Summary: The reason we like traditions, whether it’s washing your hands or dressing up for church, is that it is something we can do outwardly and feel good about ourselves.
Part of this message is about traditions. Why do we do the things we do? Sometimes we do them because we’ve always done them the same way and we never questioned the reason. Growing up, I had exactly the same breakfast every morning: two fried eggs, bacon, grits, and toast. And the eggs were fried in the bacon grease. I don’t eat that much anymore, but it’s still my favorite breakfast.
And I still like it eat it the way I did growing up. I break up the bacon pieces and then I mix up the eggs and grits and bacon into a single pile that looks like a soupy mess. Do you know why I do that? Because my daddy fixed his eggs and grits and bacon the same way; he mixed it all up together. Later in life I asked my dad why he mixed up his eggs and bacon and grits. He said he did it because his daddy did it. And I asked, “Why did your daddy do it that way?” And my dad said, “Because he didn’t have any teeth!” So that’s why I still mix up my eggs, bacon, and grits—it’s a family tradition!
In our passage today, we’re going to see where Jesus tangled with some Jewish leaders who cherished tradition more than the Word of God.
Mark 7:1-13. “The Pharisees and some of the teachers of the law who had come from Jerusalem gathered around Jesus and saw some of his disciples eating food with hands that were ‘unclean,’ that is, unwashed. (The Pharisees and all the Jews do not eat unless they give their hands a ceremonial washing, holding to the tradition of the elders. When they come from the marketplace they do not eat unless they wash. And they observe many other traditions, such as the washing of cups, pitchers and kettles.) So the Pharisees and teachers of the law asked Jesus, ‘Why don’t your disciples live according to the tradition of the elders instead of eating their food with ‘unclean’ hands?”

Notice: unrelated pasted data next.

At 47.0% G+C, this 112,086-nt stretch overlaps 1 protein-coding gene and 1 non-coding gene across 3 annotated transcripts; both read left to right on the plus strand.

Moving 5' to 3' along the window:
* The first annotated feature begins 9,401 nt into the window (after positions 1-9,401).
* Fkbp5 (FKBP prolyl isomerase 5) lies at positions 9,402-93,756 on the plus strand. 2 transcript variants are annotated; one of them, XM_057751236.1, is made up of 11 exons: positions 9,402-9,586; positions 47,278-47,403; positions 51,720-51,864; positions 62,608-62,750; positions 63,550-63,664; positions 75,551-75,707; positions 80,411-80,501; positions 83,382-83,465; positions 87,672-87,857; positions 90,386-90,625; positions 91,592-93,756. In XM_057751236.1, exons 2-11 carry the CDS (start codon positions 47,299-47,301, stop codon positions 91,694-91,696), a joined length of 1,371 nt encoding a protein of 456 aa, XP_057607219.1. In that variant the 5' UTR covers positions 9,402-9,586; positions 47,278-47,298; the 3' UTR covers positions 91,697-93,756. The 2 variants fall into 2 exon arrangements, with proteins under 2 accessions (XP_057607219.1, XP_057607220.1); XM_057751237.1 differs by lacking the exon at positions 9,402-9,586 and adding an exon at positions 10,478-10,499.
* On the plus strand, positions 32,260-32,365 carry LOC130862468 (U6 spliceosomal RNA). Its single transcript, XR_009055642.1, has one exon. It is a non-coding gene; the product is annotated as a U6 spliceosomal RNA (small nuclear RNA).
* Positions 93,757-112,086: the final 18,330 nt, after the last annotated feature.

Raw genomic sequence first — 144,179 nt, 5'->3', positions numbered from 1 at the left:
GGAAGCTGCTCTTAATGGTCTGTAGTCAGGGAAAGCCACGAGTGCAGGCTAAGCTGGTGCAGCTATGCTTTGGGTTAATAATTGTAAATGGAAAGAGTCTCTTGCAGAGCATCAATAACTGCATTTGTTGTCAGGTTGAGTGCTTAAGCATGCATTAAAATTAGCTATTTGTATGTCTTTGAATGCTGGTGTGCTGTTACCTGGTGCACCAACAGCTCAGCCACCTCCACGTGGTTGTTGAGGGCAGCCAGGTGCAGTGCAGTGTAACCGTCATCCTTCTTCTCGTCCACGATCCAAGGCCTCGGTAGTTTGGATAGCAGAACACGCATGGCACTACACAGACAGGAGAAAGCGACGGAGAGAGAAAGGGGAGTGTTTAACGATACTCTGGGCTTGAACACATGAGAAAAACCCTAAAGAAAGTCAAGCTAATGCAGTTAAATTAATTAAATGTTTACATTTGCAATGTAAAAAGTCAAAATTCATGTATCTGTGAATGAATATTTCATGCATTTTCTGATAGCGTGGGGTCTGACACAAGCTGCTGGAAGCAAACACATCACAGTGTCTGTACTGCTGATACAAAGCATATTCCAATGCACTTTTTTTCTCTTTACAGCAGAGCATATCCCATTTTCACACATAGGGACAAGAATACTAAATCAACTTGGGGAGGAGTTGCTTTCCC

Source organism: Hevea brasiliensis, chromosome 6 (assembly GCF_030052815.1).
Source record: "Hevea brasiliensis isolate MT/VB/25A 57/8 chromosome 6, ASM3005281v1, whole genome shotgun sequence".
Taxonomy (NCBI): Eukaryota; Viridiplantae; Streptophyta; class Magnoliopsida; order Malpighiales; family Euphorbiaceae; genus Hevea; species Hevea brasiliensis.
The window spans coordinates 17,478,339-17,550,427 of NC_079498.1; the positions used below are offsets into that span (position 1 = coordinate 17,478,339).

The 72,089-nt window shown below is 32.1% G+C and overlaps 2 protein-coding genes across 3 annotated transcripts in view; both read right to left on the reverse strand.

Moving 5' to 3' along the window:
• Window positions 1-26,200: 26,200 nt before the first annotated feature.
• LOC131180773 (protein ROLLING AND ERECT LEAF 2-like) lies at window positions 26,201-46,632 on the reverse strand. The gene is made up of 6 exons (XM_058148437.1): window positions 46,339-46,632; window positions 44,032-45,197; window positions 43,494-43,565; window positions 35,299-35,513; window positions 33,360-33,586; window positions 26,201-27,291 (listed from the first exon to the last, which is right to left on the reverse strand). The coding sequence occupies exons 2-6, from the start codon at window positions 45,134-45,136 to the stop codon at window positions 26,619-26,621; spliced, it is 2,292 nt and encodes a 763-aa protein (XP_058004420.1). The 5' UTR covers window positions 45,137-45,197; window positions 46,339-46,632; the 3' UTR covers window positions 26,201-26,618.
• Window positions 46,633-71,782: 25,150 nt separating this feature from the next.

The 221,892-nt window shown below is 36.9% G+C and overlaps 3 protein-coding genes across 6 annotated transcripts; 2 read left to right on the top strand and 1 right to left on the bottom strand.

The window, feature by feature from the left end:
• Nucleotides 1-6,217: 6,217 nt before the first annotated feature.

“He replied, ‘Isaiah was right when he prophesied about you hypocrites; as it is written: ‘‘These people honor me with their lips, but their hearts are far from me. They worship me in vain; their teachings are but rules taught by men.’ You have let go of the commands of God and are holding on to the traditions of men.’’ And he said to them: ‘You have a fine way of setting aside the commands of God in order to observe your own traditions! For Moses said, ‘Honor your father and your mother,’ and, ‘Anyone who curses his father or mother must be put to death.’ But you say that if a man says to his father or mother: ‘Whatever help you might otherwise have received from me is Corban’ (that is, a gift devoted to God), then you no longer let him do anything for his father or mother. Thus you nullify the word of God by your tradition that you have handed down. And you do many things like that.’”
The Jews were very meticulous about obeying the multitude of laws in the Old Testament. The kosher laws had to do with the things that were clean and unclean. Some food was kosher, but certain foods weren’t kosher and the Jews believed if they ate them, they would be defiled. I wouldn’t be a good Jew, because they can’t eat catfish, shrimp, or pork. But you may be surprised to learn that grasshoppers, crickets, and locusts are considered kosher.